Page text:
Welcome to Ensign U!

Welcome to Ensign U!

Rotational Labs | Friday, Oct 20, 2023 |  Python EventingML

Like any new tool, Ensign takes a little time to learn. But take it from us (a bunch of seasoned data science experts) – it will open up a new world of data science applications for you. Check out this beginner-friendly introduction!

Ensign is a flexible database and data streaming engine built for data scientists by data scientists. We make it easy for data teams to build and deploy real-time data products and services that make an impact, no matter your use case.

To help you on your learning journey, we’ve established Ensign U — a curriculum designed to get your first project up and running.

First, the Pre-Reqs

If you’re new to real-time data streaming, pubsub and event-driven architecture, here are a few recommended resources:

Make sure you have Python installed. We recommend using Python >= 3.9.

Step 1. Start with a Use Case

Start with a use case in mind. This can be any type of streaming data project that you’re interested in and your primary goal is to bring meaning to the data.

Looking for more inspiration?

Step 2. Pick Your Streaming Dataset(s)

Where is your data coming from? A data source can be a database, a public data API, a running web application, a bunch of IoT sensors, a file system, system logs, or other upstream sources.

Check out our Data Playground for publicly available APIs that stream data.

Step 3. Sketch Out Your Data Flow Architecture

Most data scientists want to start by training the machine learning model, since that’s how we’re trained. But this can lead you to a trained model that can’t fit into an application without a lot of painful MLOps.

In our experience, data science projects are much easier to deploy if you map out your data flows first, and then start modeling.

Watch these short videos:

Step 4. Set Up Your Project Infrastructure

Here’s where you need to create an account and log into Ensign. These videos will help.

  • Create a project: A project is a collection of topics and will serve as your data repository for streaming events.
  • Name your topics: A topic is a log of events that contain information you’re interested in.
  • Generate API keys: Use your API keys to connect your data source to your topic.
  • Connect using your API keys: Establish a client connection to the Ensign server by passing in the ClientSecret and ClientID from your API keys, either via environment variables or a gitignored file inside the repo.

Step 5. Install PyEnsign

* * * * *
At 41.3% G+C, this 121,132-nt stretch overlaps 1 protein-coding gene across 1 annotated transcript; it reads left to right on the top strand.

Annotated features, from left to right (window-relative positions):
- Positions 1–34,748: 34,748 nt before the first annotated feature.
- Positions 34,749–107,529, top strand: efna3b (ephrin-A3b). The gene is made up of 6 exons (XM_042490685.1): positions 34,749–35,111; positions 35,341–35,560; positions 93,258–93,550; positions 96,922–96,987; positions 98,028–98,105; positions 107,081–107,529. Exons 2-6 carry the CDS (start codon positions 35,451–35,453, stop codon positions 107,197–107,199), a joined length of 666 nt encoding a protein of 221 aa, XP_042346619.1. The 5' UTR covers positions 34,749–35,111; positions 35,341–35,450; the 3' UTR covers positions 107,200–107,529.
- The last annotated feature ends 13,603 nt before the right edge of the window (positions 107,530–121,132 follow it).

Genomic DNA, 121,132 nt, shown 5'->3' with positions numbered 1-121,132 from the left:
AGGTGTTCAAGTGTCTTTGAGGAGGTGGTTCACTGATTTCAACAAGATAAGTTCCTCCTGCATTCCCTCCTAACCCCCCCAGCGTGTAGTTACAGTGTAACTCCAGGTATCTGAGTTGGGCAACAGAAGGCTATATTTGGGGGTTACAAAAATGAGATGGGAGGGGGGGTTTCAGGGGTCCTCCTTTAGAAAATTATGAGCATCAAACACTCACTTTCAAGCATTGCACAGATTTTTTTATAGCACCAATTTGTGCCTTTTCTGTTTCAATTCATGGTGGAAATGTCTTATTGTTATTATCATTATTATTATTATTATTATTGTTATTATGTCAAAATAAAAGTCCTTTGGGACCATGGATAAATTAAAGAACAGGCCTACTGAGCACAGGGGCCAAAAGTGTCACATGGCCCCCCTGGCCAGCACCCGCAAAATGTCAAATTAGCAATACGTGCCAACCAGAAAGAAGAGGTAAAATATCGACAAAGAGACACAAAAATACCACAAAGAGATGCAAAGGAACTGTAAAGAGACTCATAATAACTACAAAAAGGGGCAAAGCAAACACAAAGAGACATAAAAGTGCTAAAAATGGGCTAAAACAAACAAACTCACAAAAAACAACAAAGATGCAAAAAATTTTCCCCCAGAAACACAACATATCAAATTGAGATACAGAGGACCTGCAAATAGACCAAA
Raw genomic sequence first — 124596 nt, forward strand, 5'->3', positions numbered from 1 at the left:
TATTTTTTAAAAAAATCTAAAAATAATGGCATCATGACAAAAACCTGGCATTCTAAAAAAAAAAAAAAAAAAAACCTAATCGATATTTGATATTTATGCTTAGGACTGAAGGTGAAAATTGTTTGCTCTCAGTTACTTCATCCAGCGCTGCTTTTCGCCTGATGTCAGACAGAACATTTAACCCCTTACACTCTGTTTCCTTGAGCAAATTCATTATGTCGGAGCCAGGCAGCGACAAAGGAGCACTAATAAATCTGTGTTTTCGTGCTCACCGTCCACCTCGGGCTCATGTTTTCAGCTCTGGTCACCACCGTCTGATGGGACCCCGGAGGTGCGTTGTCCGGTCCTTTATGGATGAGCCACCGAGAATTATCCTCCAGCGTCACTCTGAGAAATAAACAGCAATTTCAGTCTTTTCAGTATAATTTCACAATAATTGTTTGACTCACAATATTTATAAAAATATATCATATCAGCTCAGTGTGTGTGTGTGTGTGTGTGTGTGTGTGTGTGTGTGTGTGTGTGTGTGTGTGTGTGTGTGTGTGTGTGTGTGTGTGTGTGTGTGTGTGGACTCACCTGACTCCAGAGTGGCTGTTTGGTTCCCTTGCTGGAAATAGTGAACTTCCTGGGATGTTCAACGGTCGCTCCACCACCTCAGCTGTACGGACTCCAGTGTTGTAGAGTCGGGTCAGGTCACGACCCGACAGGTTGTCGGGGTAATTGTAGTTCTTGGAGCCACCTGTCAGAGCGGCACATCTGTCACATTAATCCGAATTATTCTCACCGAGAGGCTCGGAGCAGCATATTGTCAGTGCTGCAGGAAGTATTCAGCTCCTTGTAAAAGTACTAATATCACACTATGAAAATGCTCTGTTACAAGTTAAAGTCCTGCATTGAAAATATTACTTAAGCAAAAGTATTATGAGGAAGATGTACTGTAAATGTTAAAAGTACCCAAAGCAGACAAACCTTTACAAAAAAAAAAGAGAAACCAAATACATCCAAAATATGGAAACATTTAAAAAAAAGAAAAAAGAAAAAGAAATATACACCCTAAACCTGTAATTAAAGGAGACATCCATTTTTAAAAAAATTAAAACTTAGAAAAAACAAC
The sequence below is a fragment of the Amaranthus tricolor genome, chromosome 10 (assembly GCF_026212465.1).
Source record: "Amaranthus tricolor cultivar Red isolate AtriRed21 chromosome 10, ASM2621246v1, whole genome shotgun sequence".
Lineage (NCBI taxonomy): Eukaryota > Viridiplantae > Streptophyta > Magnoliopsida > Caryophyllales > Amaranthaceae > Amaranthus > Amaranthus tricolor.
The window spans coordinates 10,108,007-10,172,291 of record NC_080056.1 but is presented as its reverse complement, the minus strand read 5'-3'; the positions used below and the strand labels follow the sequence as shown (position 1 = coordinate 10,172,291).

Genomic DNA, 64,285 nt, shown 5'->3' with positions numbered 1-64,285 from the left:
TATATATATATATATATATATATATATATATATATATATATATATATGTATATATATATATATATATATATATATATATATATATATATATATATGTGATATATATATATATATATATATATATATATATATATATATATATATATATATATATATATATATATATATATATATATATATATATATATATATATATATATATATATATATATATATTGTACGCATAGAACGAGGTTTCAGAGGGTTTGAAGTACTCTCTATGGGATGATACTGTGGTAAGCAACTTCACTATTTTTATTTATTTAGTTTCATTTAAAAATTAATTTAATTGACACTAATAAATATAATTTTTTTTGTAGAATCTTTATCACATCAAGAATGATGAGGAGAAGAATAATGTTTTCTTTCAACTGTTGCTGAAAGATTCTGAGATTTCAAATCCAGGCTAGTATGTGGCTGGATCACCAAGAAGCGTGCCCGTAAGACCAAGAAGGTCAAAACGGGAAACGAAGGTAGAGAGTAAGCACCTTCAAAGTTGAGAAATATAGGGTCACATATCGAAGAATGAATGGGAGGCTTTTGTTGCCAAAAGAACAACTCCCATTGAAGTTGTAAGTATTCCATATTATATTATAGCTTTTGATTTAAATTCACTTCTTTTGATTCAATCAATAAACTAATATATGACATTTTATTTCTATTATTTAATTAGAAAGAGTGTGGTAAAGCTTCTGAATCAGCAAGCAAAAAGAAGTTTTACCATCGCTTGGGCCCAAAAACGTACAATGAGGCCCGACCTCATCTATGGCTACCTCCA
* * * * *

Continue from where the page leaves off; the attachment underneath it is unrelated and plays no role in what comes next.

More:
Install the pyensign sdk. We recommend using Python >= 3.9.

You can pip install pyensign with:

pip install pyensign

Or, if you have an older version of pyensign installed (especially before v0.11b0), make sure you are on the latest release by upgrading your pyensign version using:

pip install --upgrade pyensign

Check out the docs if needed!

Step 6. Run the Minimal PyEnsign Example

Check that your API keys and your pyensign installation are working. You can do this by running the minimal python example.

Step 7. Run the Earthquake Data Ingestion Example Code

Run the earthquake example to ingest data into your topic using your own API keys.

Step 8. Query Your Ingested Data

Once you get data into your topic, you can view the data by logging into your Ensign account and navigating to Projects > Project Name > Topic Name. You will see the details page for your topic, and you can run the sample Topic Query provided to view a few of the events you have successfully ingested.

You can also query your data using EnSQL — see an example of how to do that with PyEnsign and your earthquake data here.


Now you have data flowing into your topic. The world is your oyster!

Use this same process each time you have a new data science project, and your chances of getting it deployed will be that much greater!

Here are some common data science projects that can add value to an organization:

  • Working with sensitive data? Apply transformations that mask or anonymize data from your data source.
  • Create real-time machine learning models that learn on the go.
  • Publish streams to web apps, mobile apps, dashboards, an
  • Publish data from different topics into a new a new topic
  • Collect data from edge devices and sensors.

Photo by Pablo Dodda on Flickr Commons.

Photo by Pablo Dodda

About This Post

Your end-to-end curriculum for getting started with Ensign, a database-meets-event-streaming platform for data science teams.

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